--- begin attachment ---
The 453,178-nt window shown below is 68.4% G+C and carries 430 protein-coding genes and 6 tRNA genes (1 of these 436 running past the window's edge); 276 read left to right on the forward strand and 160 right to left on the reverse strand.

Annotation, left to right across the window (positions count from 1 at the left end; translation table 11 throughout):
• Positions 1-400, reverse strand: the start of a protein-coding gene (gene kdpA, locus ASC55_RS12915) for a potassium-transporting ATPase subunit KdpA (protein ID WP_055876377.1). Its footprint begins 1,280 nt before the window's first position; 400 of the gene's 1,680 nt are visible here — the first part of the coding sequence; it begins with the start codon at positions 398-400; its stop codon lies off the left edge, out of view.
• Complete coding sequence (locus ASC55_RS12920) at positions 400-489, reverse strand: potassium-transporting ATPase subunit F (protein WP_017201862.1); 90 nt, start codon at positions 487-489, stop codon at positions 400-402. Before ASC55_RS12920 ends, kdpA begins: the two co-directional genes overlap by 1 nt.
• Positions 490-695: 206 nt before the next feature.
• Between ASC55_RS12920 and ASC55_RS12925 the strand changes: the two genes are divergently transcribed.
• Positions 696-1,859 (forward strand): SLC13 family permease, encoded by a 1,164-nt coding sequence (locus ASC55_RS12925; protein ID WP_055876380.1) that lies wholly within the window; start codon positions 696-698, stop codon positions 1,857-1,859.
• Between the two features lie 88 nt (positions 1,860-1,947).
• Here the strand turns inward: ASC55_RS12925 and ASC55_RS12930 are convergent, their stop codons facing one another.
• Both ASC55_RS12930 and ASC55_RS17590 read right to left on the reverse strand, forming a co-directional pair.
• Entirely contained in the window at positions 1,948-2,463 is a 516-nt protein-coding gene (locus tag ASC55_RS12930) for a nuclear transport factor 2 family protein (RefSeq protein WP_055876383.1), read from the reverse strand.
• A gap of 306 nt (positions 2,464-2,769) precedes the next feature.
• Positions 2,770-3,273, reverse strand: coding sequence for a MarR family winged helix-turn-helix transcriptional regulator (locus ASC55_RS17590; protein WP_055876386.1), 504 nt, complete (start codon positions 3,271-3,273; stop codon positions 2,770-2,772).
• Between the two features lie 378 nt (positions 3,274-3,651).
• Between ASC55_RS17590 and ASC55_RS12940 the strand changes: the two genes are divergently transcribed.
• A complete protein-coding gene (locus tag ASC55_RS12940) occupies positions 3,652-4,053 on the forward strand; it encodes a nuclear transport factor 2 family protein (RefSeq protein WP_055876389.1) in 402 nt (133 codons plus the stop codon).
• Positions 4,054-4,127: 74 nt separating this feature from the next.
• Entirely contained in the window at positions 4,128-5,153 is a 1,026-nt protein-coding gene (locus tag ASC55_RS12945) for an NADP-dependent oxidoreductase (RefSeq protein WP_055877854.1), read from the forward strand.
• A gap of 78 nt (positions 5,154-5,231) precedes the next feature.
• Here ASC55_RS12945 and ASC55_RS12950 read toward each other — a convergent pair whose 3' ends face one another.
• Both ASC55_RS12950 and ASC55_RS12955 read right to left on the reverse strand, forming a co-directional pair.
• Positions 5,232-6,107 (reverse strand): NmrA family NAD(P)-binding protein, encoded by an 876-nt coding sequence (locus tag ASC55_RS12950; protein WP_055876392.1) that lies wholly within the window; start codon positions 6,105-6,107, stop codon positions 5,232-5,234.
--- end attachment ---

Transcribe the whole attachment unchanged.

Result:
The 453,178-nt window shown below is 68.4% G+C and carries 430 protein-coding genes and 6 tRNA genes (1 of these 436 running past the window's edge); 276 read left to right on the forward strand and 160 right to left on the reverse strand.

Annotation, left to right across the window (positions count from 1 at the left end; translation table 11 throughout):
• Positions 1-400, reverse strand: the start of a protein-coding gene (gene kdpA, locus ASC55_RS12915) for a potassium-transporting ATPase subunit KdpA (protein ID WP_055876377.1). Its footprint begins 1,280 nt before the window's first position; 400 of the gene's 1,680 nt are visible here — the first part of the coding sequence; it begins with the start codon at positions 398-400; its stop codon lies off the left edge, out of view.
• Complete coding sequence (locus ASC55_RS12920) at positions 400-489, reverse strand: potassium-transporting ATPase subunit F (protein WP_017201862.1); 90 nt, start codon at positions 487-489, stop codon at positions 400-402. Before ASC55_RS12920 ends, kdpA begins: the two co-directional genes overlap by 1 nt.
• Positions 490-695: 206 nt before the next feature.
• Between ASC55_RS12920 and ASC55_RS12925 the strand changes: the two genes are divergently transcribed.
• Positions 696-1,859 (forward strand): SLC13 family permease, encoded by a 1,164-nt coding sequence (locus ASC55_RS12925; protein ID WP_055876380.1) that lies wholly within the window; start codon positions 696-698, stop codon positions 1,857-1,859.
• Between the two features lie 88 nt (positions 1,860-1,947).
• Here the strand turns inward: ASC55_RS12925 and ASC55_RS12930 are convergent, their stop codons facing one another.
• Both ASC55_RS12930 and ASC55_RS17590 read right to left on the reverse strand, forming a co-directional pair.
• Entirely contained in the window at positions 1,948-2,463 is a 516-nt protein-coding gene (locus tag ASC55_RS12930) for a nuclear transport factor 2 family protein (RefSeq protein WP_055876383.1), read from the reverse strand.
• A gap of 306 nt (positions 2,464-2,769) precedes the next feature.
• Positions 2,770-3,273, reverse strand: coding sequence for a MarR family winged helix-turn-helix transcriptional regulator (locus ASC55_RS17590; protein WP_055876386.1), 504 nt, complete (start codon positions 3,271-3,273; stop codon positions 2,770-2,772).
• Between the two features lie 378 nt (positions 3,274-3,651).
• Between ASC55_RS17590 and ASC55_RS12940 the strand changes: the two genes are divergently transcribed.
• A complete protein-coding gene (locus tag ASC55_RS12940) occupies positions 3,652-4,053 on the forward strand; it encodes a nuclear transport factor 2 family protein (RefSeq protein WP_055876389.1) in 402 nt (133 codons plus the stop codon).
• Positions 4,054-4,127: 74 nt separating this feature from the next.
• Entirely contained in the window at positions 4,128-5,153 is a 1,026-nt protein-coding gene (locus tag ASC55_RS12945) for an NADP-dependent oxidoreductase (RefSeq protein WP_055877854.1), read from the forward strand.
• A gap of 78 nt (positions 5,154-5,231) precedes the next feature.
• Here ASC55_RS12945 and ASC55_RS12950 read toward each other — a convergent pair whose 3' ends face one another.
• Both ASC55_RS12950 and ASC55_RS12955 read right to left on the reverse strand, forming a co-directional pair.
• Positions 5,232-6,107 (reverse strand): NmrA family NAD(P)-binding protein, encoded by an 876-nt coding sequence (locus tag ASC55_RS12950; protein WP_055876392.1) that lies wholly within the window; start codon positions 6,105-6,107, stop codon positions 5,232-5,234.